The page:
Protein is essential for growth, energy, and tissue repair. Athletic performance depends on muscle strength, and muscles are made of protein. Although athletes who are involved in strength and endurance training may need slightly more protein, it’s a mistake to think you can simply build up muscles by eating lots of protein. Exercise, not dietary protein, increases muscle mass.
The amount of protein adolescents need varies at different stages of development. As a rule, boys and girls between ages 11 and 14 need half a gram per pound of body weight daily. Thus, a young teenager weighing 110 pounds needs about 50 g of protein a day. Between ages 15 and 18, the RDA drops slightly. As with all essential nutrients, common sense is the rule—you don’t have to weigh every gram on a scale. Each gram of protein provides 4 calories—the same as carbohydrates—and protein should make up about 10% to 12% of each day’s calories. As a general rule, there are approximately 22 g of protein in 3 oz of meat, fish, or poultry. An 8-oz glass of milk contains about 8 g of protein. Therefore, an average teenager who is drinking 3 glasses of milk a day does not need enormous amounts of meat to meet his daily protein requirement.
The protein in foods of animal origin is termed complete or high-quality protein because it contains all the essential amino acids in about the proportions humans need. Vegetable proteins are called incomplete because, except for soybeans, they have low levels of one or more essential amino acids. You don’t have to eat animal products to obtain high-quality protein, however.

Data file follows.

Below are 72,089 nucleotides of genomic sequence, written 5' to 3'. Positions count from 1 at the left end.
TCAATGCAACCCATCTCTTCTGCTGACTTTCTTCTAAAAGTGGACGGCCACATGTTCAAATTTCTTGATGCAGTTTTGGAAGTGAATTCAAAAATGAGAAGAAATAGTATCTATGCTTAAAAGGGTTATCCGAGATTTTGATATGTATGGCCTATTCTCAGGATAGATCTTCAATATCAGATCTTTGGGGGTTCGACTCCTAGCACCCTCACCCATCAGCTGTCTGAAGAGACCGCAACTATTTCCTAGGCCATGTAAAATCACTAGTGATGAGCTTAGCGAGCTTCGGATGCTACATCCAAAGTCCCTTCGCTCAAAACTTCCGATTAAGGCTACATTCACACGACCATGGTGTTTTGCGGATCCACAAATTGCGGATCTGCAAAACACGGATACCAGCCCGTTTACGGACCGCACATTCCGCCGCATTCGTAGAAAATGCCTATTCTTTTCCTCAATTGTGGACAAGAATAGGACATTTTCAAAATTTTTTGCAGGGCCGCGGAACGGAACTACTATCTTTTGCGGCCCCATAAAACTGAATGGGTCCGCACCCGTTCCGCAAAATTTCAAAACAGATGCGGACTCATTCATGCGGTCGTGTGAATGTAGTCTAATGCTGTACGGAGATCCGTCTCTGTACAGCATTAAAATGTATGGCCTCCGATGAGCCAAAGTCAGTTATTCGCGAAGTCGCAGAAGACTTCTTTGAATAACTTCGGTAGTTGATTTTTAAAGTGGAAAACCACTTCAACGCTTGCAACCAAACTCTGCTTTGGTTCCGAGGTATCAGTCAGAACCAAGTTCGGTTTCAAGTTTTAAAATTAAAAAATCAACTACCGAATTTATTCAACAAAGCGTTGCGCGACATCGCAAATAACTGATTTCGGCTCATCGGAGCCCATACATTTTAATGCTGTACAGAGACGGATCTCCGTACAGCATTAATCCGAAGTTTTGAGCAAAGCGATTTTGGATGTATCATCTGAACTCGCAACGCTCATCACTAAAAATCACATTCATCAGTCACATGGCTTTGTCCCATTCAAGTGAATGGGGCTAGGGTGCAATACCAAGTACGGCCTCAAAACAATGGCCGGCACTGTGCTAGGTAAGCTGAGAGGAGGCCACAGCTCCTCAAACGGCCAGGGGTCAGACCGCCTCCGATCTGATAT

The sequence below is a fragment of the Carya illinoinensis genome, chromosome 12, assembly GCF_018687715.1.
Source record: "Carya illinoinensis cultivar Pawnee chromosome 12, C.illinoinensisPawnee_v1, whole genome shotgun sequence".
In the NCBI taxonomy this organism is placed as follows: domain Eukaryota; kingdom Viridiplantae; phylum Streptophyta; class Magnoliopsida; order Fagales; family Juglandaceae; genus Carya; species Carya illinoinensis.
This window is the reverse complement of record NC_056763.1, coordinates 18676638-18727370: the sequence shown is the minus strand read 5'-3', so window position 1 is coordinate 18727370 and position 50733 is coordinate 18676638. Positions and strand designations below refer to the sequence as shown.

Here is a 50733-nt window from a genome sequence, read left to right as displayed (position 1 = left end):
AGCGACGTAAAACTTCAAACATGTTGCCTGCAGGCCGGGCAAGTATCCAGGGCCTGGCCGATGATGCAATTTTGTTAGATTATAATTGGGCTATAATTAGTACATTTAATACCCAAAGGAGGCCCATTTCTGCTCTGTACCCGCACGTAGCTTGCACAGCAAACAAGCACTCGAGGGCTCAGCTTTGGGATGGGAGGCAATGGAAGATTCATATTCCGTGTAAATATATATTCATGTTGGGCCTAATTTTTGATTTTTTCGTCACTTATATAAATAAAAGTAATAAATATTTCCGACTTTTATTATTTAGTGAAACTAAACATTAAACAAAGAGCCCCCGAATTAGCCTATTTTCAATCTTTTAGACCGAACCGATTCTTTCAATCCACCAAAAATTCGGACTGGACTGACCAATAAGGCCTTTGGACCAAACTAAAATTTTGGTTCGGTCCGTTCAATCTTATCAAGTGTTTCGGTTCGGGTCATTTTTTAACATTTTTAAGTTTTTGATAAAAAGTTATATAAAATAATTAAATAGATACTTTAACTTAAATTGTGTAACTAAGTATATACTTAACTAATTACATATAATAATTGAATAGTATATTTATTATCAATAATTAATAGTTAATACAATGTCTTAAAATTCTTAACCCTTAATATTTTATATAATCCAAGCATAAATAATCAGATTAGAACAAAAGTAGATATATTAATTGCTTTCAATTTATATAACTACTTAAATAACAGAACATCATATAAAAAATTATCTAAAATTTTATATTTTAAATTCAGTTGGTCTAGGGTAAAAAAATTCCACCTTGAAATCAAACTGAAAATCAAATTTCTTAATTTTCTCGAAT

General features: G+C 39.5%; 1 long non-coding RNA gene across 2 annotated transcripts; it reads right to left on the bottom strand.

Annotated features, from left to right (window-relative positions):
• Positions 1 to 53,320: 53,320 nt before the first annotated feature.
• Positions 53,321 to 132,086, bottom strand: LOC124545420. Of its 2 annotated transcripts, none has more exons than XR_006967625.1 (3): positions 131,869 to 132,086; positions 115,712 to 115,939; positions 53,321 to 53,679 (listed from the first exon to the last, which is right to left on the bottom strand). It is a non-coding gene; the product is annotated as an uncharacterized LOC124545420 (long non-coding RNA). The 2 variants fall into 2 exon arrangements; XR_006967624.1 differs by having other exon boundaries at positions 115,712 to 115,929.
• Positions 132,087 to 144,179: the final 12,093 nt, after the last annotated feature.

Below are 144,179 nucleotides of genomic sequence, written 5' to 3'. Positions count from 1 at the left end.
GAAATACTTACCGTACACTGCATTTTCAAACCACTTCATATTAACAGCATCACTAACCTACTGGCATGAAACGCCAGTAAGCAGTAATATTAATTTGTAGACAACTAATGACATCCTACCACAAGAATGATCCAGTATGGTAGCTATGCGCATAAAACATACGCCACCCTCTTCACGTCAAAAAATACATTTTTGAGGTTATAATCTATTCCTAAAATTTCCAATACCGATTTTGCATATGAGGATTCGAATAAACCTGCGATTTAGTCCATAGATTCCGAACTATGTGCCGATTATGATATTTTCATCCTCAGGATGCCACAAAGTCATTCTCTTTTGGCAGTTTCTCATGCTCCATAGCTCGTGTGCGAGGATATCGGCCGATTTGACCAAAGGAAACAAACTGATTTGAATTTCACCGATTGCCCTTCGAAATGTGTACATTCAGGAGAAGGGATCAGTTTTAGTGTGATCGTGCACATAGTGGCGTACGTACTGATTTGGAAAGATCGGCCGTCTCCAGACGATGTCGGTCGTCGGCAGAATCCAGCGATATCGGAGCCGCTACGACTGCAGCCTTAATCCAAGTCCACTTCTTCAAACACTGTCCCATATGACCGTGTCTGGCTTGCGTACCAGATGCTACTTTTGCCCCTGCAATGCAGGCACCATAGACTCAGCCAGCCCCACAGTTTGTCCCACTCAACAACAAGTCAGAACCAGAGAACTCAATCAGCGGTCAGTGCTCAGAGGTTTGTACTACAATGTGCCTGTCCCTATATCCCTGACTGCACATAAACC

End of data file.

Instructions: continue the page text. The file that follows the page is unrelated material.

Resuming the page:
People on vegetarian diets take care of their protein needs by pairing plant foods that balance each other’s shortfalls. Pairing foods in this way is called protein complementation. Eating a grain and a legume does the trick; beans and tortillas, a peanut butter sandwich on wheat bread, and black-eyed peas and rice are good examples of protein complementation. You can also compensate for any lack in a plant-based food by adding a small amount of animal-derived protein, such as in pasta with cheese or cereal with milk.
Protein and Calorie Content of Foods Most Teenagers Like to Eat
Nutrition: What Every Parent Needs to Know (Copyright © American Academy of Pediatrics 2011)
The information contained on this Web site should not be used as a substitute for the medical care and advice of your pediatrician. There may be variations in treatment that your pediatrician may recommend based on individual facts and circumstances.